In an effort to establish the biblical basis for the IPM, Daniel Rickett asks: “If Christians are to avoid dependency, what are we to do with the command to carry one another’s burdens and so fulfill the law of Christ (Gal. 6:2)? What are we to say when we see our brother in need and have the means to help (1 John 3:16-20)? And what are we to make of Paul’s collection of funds from the churches of Asia Minor for the suffering church in Jerusa­lem (1 Cor. 16:1-3)?”3 But these questions overlook several facts. First, the word “burdens” in Galatians 6:2 as the context shows refers to “moral lapses, temptations and guilt”4 and therefore cannot properly be used to advo­cate foreign funding of local ministries. Second, if the IPM desires to assist non-Western churches in the name of dependency along the lines of 1 John 3:16-20, it has every right to do so. But when it does, one must realize that this is not missionary work. Mission, by definition, occurs when belief interacts with unbelief.5 Hence, what the IPM is really promoting is membership care within the body of Christ as the Western church interacts with the non-Western church. Lastly, it is a common misconception to assume that Paul’s collec­tion was undertaken for humanitarian reasons (see article above).

5. Furtherance of paternalism.

It is impos­sible to separate giving from control. Donald McGavran said: “Control is not the purpose for which aid is given. . . . Yet control inheres in aid. It cannot successfully be divorced from it.”6 What this means is that since more money is flowing overseas than perhaps at any other time in the history of the church, we are living in an age of paternalism the likes of which the world has never experienced. Consequently, as the West discusses partnership, non-Western church leaders speak of neo­colonialism.7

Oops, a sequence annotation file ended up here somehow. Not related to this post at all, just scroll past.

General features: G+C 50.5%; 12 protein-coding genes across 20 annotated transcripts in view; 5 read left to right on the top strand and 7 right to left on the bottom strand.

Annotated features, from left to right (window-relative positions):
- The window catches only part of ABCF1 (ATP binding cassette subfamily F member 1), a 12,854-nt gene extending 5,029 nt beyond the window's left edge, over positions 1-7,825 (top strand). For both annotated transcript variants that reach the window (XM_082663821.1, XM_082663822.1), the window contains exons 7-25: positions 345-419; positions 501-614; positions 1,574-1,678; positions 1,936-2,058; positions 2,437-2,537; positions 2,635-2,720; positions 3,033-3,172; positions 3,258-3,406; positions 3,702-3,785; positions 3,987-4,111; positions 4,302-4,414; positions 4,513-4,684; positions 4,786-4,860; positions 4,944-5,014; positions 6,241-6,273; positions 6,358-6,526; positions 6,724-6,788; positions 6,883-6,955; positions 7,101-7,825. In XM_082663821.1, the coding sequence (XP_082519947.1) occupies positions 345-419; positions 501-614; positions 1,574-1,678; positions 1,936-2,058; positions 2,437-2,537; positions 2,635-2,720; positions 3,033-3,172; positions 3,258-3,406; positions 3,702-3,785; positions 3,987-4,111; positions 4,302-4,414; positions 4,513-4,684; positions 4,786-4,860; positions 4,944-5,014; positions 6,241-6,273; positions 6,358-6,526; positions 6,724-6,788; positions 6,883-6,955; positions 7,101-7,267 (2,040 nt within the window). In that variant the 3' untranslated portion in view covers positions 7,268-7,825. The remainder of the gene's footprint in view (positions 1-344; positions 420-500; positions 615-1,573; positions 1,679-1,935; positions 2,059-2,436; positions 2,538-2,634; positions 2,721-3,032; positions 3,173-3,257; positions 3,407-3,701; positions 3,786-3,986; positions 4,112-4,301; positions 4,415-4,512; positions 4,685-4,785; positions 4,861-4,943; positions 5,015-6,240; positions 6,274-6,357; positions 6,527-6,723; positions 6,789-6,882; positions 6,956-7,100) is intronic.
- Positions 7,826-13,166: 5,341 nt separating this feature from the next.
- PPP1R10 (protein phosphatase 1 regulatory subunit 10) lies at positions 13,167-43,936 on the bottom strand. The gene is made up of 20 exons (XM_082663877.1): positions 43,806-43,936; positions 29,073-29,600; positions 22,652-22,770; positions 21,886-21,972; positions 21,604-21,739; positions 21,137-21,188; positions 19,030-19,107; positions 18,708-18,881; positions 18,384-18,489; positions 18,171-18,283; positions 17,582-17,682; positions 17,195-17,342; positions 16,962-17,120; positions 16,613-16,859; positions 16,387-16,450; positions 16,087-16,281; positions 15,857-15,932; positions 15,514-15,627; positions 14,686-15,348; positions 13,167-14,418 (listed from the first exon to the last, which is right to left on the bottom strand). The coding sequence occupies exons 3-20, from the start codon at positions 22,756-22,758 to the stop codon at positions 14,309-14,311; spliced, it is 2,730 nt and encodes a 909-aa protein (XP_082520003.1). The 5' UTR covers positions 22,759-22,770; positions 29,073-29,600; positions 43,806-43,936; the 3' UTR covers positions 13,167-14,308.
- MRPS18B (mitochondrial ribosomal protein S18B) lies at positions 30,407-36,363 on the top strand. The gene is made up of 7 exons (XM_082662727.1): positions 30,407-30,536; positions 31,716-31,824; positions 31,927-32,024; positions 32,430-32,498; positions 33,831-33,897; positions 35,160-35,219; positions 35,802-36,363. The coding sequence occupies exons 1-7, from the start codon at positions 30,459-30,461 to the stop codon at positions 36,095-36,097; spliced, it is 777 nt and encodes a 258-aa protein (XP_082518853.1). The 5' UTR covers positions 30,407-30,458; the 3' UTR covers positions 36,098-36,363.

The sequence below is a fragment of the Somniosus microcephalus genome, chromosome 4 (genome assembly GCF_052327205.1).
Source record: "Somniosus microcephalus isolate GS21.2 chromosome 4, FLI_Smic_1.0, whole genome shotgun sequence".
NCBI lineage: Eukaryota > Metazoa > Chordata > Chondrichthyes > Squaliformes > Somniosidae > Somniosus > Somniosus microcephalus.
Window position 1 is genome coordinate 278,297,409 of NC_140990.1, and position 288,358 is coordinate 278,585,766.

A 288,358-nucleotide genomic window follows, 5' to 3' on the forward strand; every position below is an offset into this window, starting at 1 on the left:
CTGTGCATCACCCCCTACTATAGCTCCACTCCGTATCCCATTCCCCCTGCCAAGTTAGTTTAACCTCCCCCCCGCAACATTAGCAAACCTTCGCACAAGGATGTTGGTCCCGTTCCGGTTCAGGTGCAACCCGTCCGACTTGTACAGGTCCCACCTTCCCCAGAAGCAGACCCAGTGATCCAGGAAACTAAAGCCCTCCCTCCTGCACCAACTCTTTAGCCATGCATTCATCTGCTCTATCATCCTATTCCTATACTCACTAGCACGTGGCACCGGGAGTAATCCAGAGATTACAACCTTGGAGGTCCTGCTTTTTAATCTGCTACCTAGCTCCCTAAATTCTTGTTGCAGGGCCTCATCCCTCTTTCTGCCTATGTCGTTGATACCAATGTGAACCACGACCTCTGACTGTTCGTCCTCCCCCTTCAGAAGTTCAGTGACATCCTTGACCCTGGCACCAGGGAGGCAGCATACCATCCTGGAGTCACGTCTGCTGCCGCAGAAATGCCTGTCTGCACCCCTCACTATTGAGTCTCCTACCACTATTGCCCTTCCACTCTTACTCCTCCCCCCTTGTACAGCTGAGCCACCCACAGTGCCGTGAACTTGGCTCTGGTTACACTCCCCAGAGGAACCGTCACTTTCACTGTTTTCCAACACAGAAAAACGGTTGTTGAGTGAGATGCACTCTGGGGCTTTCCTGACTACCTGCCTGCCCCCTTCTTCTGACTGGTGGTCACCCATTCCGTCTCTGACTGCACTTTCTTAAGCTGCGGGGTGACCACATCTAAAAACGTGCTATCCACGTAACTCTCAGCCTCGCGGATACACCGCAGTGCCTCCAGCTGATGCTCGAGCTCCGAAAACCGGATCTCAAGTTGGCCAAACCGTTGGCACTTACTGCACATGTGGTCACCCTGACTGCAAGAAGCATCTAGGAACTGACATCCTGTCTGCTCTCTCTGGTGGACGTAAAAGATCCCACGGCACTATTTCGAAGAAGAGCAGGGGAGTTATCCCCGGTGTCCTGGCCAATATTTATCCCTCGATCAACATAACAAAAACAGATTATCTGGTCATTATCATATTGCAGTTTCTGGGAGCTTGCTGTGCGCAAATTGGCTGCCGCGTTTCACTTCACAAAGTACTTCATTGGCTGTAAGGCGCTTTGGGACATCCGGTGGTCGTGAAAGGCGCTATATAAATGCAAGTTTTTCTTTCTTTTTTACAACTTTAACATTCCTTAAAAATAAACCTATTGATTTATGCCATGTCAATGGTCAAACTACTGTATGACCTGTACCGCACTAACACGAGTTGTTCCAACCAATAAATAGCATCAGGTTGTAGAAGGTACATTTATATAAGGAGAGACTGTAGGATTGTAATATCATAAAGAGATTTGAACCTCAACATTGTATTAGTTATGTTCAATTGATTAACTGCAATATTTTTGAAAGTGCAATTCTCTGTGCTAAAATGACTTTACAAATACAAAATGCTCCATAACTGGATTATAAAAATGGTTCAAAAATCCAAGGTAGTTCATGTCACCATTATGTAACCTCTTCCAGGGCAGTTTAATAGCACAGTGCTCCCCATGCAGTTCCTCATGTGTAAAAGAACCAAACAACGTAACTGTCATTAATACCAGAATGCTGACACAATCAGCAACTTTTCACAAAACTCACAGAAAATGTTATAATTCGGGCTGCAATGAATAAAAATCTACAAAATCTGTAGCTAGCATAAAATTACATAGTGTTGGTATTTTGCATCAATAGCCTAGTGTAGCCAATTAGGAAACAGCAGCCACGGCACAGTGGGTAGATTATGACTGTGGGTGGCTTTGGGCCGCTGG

6. Sincere and pragmatic motives.

Those involved with the IPM are quite sincere, but sincerity should never be equated with wisdom. Many in the IPM can point to success stories in their ministries, but to determine the validity of a certain agenda on the basis of whether it works is to fall into the trap of pragmatism.8 The fact that something works does not make it right. Rather, when it comes to missionary activity, what is true, as defined in biblical terms, is right whether it is “successful” or not.

The motivating force behind much of the partner­ship movement today is worthy of commendation. A hearty effort to overcome some of the shortcomings noted above would be a sizeable step towards genuine health in the global Christian community.

  1. Daniel Rickett and Dotsey Welliver, eds., Supporting Indigenous Ministries, Wheaton: Billy Graham Center, 1997, pp. 108-109.

  2. Building Strategic Relationships: A Practical Guide to Partnering with Non-Western Missions, Klein Graphics, 2000, p. 17ff.

  3. Ibid., p. 15.

  4. Gerald Kittel, ed., Theological Dictionary of the New Testament, Grand Rapids: Eerdmans, 1964, Vol. I, p. 555.

  5. Lesslie Newbigin, One Body, One Gospel, One World, Wm. Carling & Co. Ltd., 1958, p. 29.

  6. How Churches Grow, World Dominion Press, 1957, p. 113.

  7. George Kinoti and Peter Kimuyu, eds., Vision for a Bright Africa: Facing the challenges of development, International Fellowship of Evangelical Students, 1997, p. 226-227.

  8. Norman Geisler, Baker Encyclopedia of Christian Apologetics, Grand Rapids: Baker, 1999, p. 606-607.